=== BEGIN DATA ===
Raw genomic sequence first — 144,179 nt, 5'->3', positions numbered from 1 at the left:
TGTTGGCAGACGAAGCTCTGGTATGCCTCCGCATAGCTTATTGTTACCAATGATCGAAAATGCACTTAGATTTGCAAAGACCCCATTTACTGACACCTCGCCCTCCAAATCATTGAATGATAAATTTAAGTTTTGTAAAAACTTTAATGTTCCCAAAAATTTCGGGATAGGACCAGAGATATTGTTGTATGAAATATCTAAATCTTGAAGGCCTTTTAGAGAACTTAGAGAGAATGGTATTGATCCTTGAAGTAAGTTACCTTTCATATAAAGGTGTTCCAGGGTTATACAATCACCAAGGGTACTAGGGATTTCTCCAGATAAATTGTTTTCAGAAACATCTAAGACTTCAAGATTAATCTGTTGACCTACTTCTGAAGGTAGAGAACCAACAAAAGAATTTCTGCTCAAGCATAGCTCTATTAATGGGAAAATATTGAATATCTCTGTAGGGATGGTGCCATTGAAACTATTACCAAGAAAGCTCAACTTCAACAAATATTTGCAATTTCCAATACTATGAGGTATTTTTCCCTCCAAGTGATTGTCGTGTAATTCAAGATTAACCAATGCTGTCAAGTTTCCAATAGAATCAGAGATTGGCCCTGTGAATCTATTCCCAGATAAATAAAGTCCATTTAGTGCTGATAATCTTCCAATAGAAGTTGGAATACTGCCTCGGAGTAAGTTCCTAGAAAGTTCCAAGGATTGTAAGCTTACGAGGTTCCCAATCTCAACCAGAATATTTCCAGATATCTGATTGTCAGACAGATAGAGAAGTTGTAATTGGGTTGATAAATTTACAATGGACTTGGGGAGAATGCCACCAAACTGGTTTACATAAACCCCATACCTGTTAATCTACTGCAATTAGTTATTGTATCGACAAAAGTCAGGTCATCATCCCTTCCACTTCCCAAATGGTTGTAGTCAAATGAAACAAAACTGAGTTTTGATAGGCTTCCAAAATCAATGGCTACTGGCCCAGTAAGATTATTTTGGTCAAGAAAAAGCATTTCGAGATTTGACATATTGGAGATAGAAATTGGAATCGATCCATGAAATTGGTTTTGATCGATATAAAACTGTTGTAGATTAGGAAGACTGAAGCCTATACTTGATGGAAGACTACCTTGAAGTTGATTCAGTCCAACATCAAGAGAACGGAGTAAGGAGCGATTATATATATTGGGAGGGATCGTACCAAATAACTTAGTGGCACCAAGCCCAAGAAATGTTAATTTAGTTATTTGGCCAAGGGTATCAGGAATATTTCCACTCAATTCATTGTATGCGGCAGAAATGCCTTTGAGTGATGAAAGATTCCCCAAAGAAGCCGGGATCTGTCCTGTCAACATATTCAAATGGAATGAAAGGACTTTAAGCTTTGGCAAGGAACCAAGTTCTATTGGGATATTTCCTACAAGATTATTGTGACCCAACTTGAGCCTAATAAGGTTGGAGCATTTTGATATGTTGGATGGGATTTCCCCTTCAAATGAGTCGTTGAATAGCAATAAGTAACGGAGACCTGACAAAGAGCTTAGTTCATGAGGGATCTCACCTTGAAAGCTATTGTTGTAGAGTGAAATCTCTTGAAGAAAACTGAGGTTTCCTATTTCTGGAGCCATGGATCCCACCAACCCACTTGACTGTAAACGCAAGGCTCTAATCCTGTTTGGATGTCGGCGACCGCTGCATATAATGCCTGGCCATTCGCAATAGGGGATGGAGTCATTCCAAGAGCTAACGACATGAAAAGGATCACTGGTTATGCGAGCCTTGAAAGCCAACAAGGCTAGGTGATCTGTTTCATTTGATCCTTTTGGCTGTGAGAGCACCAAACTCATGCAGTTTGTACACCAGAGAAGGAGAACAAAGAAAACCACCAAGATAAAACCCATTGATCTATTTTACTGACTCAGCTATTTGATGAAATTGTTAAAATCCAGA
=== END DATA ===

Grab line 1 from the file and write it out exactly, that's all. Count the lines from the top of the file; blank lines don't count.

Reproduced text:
Raw genomic sequence first — 144,179 nt, 5'->3', positions numbered from 1 at the left: